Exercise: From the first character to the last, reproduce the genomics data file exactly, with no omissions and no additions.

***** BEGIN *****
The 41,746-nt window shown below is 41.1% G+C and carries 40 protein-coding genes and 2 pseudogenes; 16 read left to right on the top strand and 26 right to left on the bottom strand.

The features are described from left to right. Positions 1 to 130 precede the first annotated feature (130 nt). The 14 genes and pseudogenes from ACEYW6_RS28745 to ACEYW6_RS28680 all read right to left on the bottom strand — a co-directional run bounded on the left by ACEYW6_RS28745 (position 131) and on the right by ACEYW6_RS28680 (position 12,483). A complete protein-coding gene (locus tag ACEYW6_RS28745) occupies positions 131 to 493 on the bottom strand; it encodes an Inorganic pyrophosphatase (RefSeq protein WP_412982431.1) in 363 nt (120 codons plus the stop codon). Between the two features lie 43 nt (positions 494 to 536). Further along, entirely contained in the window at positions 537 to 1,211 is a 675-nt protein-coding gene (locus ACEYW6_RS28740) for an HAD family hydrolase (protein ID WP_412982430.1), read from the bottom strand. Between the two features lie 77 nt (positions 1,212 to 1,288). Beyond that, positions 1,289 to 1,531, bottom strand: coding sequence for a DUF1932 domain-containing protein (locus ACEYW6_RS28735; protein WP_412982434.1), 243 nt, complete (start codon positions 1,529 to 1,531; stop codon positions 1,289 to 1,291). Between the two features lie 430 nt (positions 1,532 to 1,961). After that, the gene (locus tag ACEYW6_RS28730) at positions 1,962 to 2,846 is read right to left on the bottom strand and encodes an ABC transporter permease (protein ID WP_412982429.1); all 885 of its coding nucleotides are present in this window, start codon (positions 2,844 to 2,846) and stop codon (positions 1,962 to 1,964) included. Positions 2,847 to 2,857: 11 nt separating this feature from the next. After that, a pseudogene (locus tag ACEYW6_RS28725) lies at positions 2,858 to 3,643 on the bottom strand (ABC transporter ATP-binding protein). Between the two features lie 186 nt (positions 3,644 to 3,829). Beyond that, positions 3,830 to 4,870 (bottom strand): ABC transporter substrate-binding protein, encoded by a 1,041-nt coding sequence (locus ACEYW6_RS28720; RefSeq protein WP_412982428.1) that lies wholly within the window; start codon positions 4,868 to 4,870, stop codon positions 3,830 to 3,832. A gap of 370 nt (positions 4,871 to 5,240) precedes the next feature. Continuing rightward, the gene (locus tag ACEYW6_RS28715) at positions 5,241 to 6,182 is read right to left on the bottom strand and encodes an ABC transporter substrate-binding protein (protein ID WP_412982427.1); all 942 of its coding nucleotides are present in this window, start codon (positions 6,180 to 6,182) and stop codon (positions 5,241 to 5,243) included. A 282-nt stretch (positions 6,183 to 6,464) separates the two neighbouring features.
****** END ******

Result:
The 41,746-nt window shown below is 41.1% G+C and carries 40 protein-coding genes and 2 pseudogenes; 16 read left to right on the top strand and 26 right to left on the bottom strand.

The features are described from left to right. Positions 1 to 130 precede the first annotated feature (130 nt). The 14 genes and pseudogenes from ACEYW6_RS28745 to ACEYW6_RS28680 all read right to left on the bottom strand — a co-directional run bounded on the left by ACEYW6_RS28745 (position 131) and on the right by ACEYW6_RS28680 (position 12,483). A complete protein-coding gene (locus tag ACEYW6_RS28745) occupies positions 131 to 493 on the bottom strand; it encodes an Inorganic pyrophosphatase (RefSeq protein WP_412982431.1) in 363 nt (120 codons plus the stop codon). Between the two features lie 43 nt (positions 494 to 536). Further along, entirely contained in the window at positions 537 to 1,211 is a 675-nt protein-coding gene (locus ACEYW6_RS28740) for an HAD family hydrolase (protein ID WP_412982430.1), read from the bottom strand. Between the two features lie 77 nt (positions 1,212 to 1,288). Beyond that, positions 1,289 to 1,531, bottom strand: coding sequence for a DUF1932 domain-containing protein (locus ACEYW6_RS28735; protein WP_412982434.1), 243 nt, complete (start codon positions 1,529 to 1,531; stop codon positions 1,289 to 1,291). Between the two features lie 430 nt (positions 1,532 to 1,961). After that, the gene (locus tag ACEYW6_RS28730) at positions 1,962 to 2,846 is read right to left on the bottom strand and encodes an ABC transporter permease (protein ID WP_412982429.1); all 885 of its coding nucleotides are present in this window, start codon (positions 2,844 to 2,846) and stop codon (positions 1,962 to 1,964) included. Positions 2,847 to 2,857: 11 nt separating this feature from the next. After that, a pseudogene (locus tag ACEYW6_RS28725) lies at positions 2,858 to 3,643 on the bottom strand (ABC transporter ATP-binding protein). Between the two features lie 186 nt (positions 3,644 to 3,829). Beyond that, positions 3,830 to 4,870 (bottom strand): ABC transporter substrate-binding protein, encoded by a 1,041-nt coding sequence (locus ACEYW6_RS28720; RefSeq protein WP_412982428.1) that lies wholly within the window; start codon positions 4,868 to 4,870, stop codon positions 3,830 to 3,832. A gap of 370 nt (positions 4,871 to 5,240) precedes the next feature. Continuing rightward, the gene (locus tag ACEYW6_RS28715) at positions 5,241 to 6,182 is read right to left on the bottom strand and encodes an ABC transporter substrate-binding protein (protein ID WP_412982427.1); all 942 of its coding nucleotides are present in this window, start codon (positions 6,180 to 6,182) and stop codon (positions 5,241 to 5,243) included. A 282-nt stretch (positions 6,183 to 6,464) separates the two neighbouring features.